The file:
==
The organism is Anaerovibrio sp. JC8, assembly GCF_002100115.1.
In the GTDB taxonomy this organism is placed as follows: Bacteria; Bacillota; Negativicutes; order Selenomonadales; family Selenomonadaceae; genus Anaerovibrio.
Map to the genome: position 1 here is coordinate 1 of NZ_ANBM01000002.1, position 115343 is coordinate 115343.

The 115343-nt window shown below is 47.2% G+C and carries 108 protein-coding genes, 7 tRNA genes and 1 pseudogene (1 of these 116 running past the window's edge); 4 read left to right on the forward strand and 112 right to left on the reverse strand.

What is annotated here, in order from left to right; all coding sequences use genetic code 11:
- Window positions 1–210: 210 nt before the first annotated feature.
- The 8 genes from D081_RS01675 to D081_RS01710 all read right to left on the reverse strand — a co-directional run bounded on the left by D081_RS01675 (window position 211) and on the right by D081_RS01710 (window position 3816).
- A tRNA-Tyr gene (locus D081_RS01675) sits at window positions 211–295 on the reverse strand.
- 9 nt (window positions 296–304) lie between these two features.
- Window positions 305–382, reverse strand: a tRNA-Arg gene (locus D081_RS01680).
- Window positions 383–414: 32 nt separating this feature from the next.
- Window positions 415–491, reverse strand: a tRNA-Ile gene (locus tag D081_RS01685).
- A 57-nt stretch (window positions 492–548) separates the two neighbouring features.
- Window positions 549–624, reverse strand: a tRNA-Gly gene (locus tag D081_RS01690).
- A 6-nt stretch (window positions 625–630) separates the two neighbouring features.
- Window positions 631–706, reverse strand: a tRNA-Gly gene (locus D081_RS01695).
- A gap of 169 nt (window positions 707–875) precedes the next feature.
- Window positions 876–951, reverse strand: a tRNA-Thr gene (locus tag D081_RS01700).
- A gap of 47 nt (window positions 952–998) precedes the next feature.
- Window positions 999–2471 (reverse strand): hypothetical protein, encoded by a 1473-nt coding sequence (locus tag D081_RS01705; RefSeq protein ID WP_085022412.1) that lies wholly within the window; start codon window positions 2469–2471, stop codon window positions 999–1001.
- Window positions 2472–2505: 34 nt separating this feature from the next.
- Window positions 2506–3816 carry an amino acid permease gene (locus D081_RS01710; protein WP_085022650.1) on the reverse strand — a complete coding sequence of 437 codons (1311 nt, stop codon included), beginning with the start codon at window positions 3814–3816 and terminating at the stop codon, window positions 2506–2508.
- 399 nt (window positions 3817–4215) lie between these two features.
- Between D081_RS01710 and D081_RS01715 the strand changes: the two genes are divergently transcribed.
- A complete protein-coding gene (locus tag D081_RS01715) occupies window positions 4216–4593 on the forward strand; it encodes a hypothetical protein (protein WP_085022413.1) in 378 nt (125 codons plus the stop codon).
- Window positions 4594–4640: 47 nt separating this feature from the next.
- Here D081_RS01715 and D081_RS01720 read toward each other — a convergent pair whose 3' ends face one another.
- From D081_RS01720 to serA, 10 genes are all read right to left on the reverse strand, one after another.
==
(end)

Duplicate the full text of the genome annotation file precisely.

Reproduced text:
The organism is Anaerovibrio sp. JC8, assembly GCF_002100115.1.
In the GTDB taxonomy this organism is placed as follows: Bacteria; Bacillota; Negativicutes; order Selenomonadales; family Selenomonadaceae; genus Anaerovibrio.
Map to the genome: position 1 here is coordinate 1 of NZ_ANBM01000002.1, position 115343 is coordinate 115343.

The 115343-nt window shown below is 47.2% G+C and carries 108 protein-coding genes, 7 tRNA genes and 1 pseudogene (1 of these 116 running past the window's edge); 4 read left to right on the forward strand and 112 right to left on the reverse strand.

What is annotated here, in order from left to right; all coding sequences use genetic code 11:
- Window positions 1–210: 210 nt before the first annotated feature.
- The 8 genes from D081_RS01675 to D081_RS01710 all read right to left on the reverse strand — a co-directional run bounded on the left by D081_RS01675 (window position 211) and on the right by D081_RS01710 (window position 3816).
- A tRNA-Tyr gene (locus D081_RS01675) sits at window positions 211–295 on the reverse strand.
- 9 nt (window positions 296–304) lie between these two features.
- Window positions 305–382, reverse strand: a tRNA-Arg gene (locus D081_RS01680).
- Window positions 383–414: 32 nt separating this feature from the next.
- Window positions 415–491, reverse strand: a tRNA-Ile gene (locus tag D081_RS01685).
- A 57-nt stretch (window positions 492–548) separates the two neighbouring features.
- Window positions 549–624, reverse strand: a tRNA-Gly gene (locus tag D081_RS01690).
- A 6-nt stretch (window positions 625–630) separates the two neighbouring features.
- Window positions 631–706, reverse strand: a tRNA-Gly gene (locus D081_RS01695).
- A gap of 169 nt (window positions 707–875) precedes the next feature.
- Window positions 876–951, reverse strand: a tRNA-Thr gene (locus tag D081_RS01700).
- A gap of 47 nt (window positions 952–998) precedes the next feature.
- Window positions 999–2471 (reverse strand): hypothetical protein, encoded by a 1473-nt coding sequence (locus tag D081_RS01705; RefSeq protein ID WP_085022412.1) that lies wholly within the window; start codon window positions 2469–2471, stop codon window positions 999–1001.
- Window positions 2472–2505: 34 nt separating this feature from the next.
- Window positions 2506–3816 carry an amino acid permease gene (locus D081_RS01710; protein WP_085022650.1) on the reverse strand — a complete coding sequence of 437 codons (1311 nt, stop codon included), beginning with the start codon at window positions 3814–3816 and terminating at the stop codon, window positions 2506–2508.
- 399 nt (window positions 3817–4215) lie between these two features.
- Between D081_RS01710 and D081_RS01715 the strand changes: the two genes are divergently transcribed.
- A complete protein-coding gene (locus tag D081_RS01715) occupies window positions 4216–4593 on the forward strand; it encodes a hypothetical protein (protein WP_085022413.1) in 378 nt (125 codons plus the stop codon).
- Window positions 4594–4640: 47 nt separating this feature from the next.
- Here D081_RS01715 and D081_RS01720 read toward each other — a convergent pair whose 3' ends face one another.
- From D081_RS01720 to serA, 10 genes are all read right to left on the reverse strand, one after another.